Dan Scholnick

Dan Scholnick once said, “It seems like every VC I know in Silicon Valley is on some kind of a low carb diet.” Dan is no exception. Despite having the diagnosis of familial hypercholesterolemia, he decided to try his hand at a low carb diet after hearing a talk by Gary Taubes. Since then, Dan has experimented with numerous diets to see which work best for him, but he also has “put his money where his mouth is” by being an early investor in BulletProof Coffee. In this discussion we discuss his personal journey, as well as the role silicon valley plays in the emerging health and nutrition scene. For instance, how do they evaluate a company that produces a product we could all make on our own? And what does he think of the emerging trends of lab grown meat or hydroponic vegetables versus making current agriculture and farming practices more efficient? Dan has a unique perspective as patient, investor, and self described biohacker.

Dr. John Limansky

Dr. John Limansky is the Keto Hacking MD and a well-known podcast host. He helps high performance clients use a ketogenic diet to improve their performance, their health and their lives. Plus, he helps them understand how to be an ultimate biohacker.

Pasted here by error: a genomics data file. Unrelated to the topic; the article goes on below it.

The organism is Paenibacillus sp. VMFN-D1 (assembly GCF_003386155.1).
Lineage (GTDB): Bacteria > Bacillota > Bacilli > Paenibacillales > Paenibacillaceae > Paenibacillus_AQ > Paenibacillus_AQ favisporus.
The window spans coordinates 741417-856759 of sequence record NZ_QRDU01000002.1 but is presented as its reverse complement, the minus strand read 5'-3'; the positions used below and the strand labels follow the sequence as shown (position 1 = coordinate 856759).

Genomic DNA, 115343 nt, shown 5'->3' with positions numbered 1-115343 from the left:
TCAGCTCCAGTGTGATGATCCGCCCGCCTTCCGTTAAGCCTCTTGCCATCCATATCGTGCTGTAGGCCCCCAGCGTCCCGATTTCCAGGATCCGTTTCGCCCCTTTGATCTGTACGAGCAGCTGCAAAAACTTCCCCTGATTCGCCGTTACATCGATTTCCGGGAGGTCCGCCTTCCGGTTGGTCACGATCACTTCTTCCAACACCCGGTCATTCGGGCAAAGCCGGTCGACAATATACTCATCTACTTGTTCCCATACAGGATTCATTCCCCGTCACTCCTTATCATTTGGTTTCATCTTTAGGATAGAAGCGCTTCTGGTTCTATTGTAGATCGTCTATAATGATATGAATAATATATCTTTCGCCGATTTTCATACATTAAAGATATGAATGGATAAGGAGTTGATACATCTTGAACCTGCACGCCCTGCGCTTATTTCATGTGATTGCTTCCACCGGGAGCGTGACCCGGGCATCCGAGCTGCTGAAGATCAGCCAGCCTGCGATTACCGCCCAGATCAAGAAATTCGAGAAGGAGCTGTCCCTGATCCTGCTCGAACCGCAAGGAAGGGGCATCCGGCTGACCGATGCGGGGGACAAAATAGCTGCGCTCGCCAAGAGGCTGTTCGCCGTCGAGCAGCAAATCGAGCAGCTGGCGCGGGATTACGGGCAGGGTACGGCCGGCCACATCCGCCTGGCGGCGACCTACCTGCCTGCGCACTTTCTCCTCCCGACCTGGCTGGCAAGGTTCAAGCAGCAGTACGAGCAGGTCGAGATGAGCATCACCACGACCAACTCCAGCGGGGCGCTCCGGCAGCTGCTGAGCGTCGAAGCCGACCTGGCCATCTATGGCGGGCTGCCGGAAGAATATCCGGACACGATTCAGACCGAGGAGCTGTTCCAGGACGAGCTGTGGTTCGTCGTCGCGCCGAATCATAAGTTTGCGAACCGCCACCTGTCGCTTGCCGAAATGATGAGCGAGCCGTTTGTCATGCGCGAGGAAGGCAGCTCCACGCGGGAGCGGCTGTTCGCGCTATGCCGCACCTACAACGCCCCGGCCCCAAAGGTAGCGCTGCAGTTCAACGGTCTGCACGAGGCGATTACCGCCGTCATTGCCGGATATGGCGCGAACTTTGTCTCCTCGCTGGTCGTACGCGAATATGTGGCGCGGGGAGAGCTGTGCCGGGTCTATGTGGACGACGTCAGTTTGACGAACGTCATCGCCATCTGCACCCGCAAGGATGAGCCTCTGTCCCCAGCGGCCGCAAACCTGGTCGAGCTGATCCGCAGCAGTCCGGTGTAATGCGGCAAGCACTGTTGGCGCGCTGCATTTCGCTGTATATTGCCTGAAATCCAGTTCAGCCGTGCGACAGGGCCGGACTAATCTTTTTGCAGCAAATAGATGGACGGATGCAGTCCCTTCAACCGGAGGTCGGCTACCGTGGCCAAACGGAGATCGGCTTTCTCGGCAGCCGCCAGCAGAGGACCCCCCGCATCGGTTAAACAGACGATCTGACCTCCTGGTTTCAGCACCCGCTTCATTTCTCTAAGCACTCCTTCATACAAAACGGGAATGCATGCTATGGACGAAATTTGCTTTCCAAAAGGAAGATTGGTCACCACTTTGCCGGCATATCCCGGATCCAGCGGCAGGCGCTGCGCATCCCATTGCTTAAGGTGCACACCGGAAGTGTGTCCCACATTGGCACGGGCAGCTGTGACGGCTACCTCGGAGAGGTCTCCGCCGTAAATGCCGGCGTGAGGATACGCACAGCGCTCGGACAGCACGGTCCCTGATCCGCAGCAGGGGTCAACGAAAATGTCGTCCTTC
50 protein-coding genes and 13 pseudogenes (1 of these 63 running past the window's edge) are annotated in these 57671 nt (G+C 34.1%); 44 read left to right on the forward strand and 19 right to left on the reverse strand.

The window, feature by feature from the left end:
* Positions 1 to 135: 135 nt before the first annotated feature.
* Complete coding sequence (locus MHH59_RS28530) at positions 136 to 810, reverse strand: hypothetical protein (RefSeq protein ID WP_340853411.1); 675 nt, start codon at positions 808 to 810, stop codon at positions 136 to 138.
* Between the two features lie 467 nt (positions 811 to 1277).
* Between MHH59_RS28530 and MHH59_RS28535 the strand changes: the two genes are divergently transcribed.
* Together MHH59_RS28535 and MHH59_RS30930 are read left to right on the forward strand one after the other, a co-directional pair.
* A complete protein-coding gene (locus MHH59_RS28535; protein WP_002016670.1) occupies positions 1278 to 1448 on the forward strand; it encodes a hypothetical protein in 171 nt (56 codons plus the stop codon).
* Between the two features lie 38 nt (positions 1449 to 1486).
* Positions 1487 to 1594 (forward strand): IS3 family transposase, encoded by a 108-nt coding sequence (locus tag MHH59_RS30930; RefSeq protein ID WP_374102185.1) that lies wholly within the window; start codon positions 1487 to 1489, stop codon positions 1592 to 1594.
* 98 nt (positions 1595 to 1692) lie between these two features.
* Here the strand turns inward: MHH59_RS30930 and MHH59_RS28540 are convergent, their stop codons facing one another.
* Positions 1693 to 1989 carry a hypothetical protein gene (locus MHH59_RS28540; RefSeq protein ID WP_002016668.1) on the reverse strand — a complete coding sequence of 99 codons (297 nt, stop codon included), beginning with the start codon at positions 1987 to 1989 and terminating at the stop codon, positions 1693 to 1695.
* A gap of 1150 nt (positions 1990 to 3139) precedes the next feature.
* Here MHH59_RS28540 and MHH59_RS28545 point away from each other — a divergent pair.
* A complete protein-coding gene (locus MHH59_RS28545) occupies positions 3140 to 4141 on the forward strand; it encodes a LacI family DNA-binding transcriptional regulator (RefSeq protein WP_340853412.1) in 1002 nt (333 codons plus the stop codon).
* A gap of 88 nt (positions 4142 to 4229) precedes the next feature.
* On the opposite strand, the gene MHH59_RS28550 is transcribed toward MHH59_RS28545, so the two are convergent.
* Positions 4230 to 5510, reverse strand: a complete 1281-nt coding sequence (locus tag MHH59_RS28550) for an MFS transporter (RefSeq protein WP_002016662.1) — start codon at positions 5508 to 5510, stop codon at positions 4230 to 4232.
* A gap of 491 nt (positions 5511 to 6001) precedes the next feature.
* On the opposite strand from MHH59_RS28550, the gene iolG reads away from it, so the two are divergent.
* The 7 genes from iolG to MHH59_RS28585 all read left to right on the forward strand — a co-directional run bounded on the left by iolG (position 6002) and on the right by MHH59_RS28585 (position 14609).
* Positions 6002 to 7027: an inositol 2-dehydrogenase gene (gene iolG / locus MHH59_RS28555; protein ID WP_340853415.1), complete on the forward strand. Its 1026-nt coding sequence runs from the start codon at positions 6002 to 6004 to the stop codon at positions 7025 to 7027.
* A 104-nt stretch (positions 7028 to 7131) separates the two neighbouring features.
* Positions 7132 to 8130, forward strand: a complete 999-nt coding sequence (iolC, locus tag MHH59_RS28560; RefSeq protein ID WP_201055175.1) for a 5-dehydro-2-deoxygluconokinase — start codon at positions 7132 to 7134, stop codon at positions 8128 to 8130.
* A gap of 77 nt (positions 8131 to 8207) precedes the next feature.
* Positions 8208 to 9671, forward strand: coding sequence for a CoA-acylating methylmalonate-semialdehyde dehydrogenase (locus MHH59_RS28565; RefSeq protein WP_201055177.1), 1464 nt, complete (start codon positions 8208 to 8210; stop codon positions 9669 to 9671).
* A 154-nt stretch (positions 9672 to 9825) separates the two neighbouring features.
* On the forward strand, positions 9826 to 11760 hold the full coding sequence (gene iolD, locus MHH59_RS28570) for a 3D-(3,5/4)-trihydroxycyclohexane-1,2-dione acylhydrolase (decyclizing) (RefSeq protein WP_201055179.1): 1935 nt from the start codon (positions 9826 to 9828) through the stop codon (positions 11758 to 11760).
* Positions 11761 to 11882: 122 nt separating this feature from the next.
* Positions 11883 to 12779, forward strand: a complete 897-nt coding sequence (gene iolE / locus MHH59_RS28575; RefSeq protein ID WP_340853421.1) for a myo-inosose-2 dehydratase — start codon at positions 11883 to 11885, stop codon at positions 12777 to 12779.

What does biohacking really mean? Does it have to be a complicated intervention, or can it be a simple lifestyle change? Which of the numerous biohacking tools are really worth the investment? After listening to this episode, you will have clear answers to these questions and more.

Prof. Andrew Mente

The PURE study is one of the largest epidemiological studies in recent memory, and its findings seriously question the dietary guidelines around fat, carbohydrates and salt. In fact, the PURE study suggests that higher fat intake reduced mortality, that lower salt intake increases mortality, and it even shows us how LDL is a poor predictor of health outcomes. As an epidemiology study, how much faith can we place in the results, and how do these results fit into to our current knowledge base? Professor Mente helps us make sense of these questions and more.

Dr. Robert Lustig